Fike told him that a woman in Pennsylvania had Pvt. Warhurst’s medal and had learned through the Dept. of Veterans Affairs that there were no known living relatives of Warhurst and wondered what, if anything, could be done about it.

“We decided it would be nice for us, through the VOICE, to partner with the Kearny Museum and let them take custody of the medal so it could be safely stored there and available for display to the public,” Sweeney said.

The medal presentation is expected to happen sometime during the May 26 Kearny Memorial Day observance, he added.

Mysterious discovery

Keystone State resident Patricia Belsky is credited by Sweeney and Fike for setting things in motion but when reached by phone last week in her current East Greenville residence, Belsky said it was actually her father-in-law Chester Belsky who found the medal as he was walking around the parking lot of the former Lehigh Valley family business in Pennsburg, Pa.

“He used to bring home all sorts of strange things,” Belsky said.

This particular day – which, according to Belsky, happened more than 20 years ago – “he came and said, ‘Look what I found,’ ’’ she said. It was the Purple Heart medal, “in pristine condition, a beautiful tribute.”

Belsky said she called the V.A., only to be told that Warhurst had no known survivors and that she should look after it, which she did. “I kept it in my jewelry box,” she said.

And there the medal sat until sometime in 2013 when she happened to be talking to a friend whose husband was, by coincidence, a Purple Heart winner who knew about Fike’s organization. And Belsky, remembering the mystery medal, decided to reach out to him.

Man on a mission

Fike, 33, a self-described “military brat” whose parents both had military service, is 17-year Army veteran and a Purple Heart winner himself for combat action in Afghanistan on Sept. 10, 2010. He said he’s been involved in returning lost or missing medals to soldiers and/or their families for the past three years.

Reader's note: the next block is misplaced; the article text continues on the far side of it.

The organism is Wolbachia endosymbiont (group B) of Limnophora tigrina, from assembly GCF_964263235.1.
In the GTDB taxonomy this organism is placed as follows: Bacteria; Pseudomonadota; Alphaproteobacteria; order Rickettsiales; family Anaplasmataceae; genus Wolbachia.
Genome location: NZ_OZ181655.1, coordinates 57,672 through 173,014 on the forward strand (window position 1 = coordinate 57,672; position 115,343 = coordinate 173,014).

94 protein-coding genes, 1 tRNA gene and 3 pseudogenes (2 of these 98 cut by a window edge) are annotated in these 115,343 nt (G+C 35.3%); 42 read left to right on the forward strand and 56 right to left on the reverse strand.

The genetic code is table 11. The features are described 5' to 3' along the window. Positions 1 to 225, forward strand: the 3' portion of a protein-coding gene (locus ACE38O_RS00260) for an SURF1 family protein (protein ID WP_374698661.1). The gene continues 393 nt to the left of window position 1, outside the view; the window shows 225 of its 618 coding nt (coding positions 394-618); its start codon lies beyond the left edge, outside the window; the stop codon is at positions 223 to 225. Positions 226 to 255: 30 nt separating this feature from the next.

His organization has become a sort of clearinghouse for those medals. “People who hear or read about us get in touch and we get about three medals a week,” Fike said. “Right now, we have over 200 medals we’ve been trying to find a home for. Most have the name of the recipient engraved on the back, meaning that he or she was killed in combat. We track down the families and return [the medals].”

In cases like Warhurst, “where the family is no longer with us, we find what we consider homes of honor to deliver them,” Fike said. “If at all possible, we try to keep the medals close to the recipients’ hometowns so we keep their history close together. But if that’s not doable, we’ll do a national museum.”

Before dealing with missing medals, Fike was a collector of military antiques. “It broke my heart to see military items being discarded,” he said.

Then, one day, his mother brought him a Purple Heart medal awarded to Pvt. Corrado Piccoli of Watertown, N.Y. “It symbolizes so much,” Fike said. So he set to find the soldier’s family so he could give them the medal. It took a year but he did it.

And so began his quest in earnest.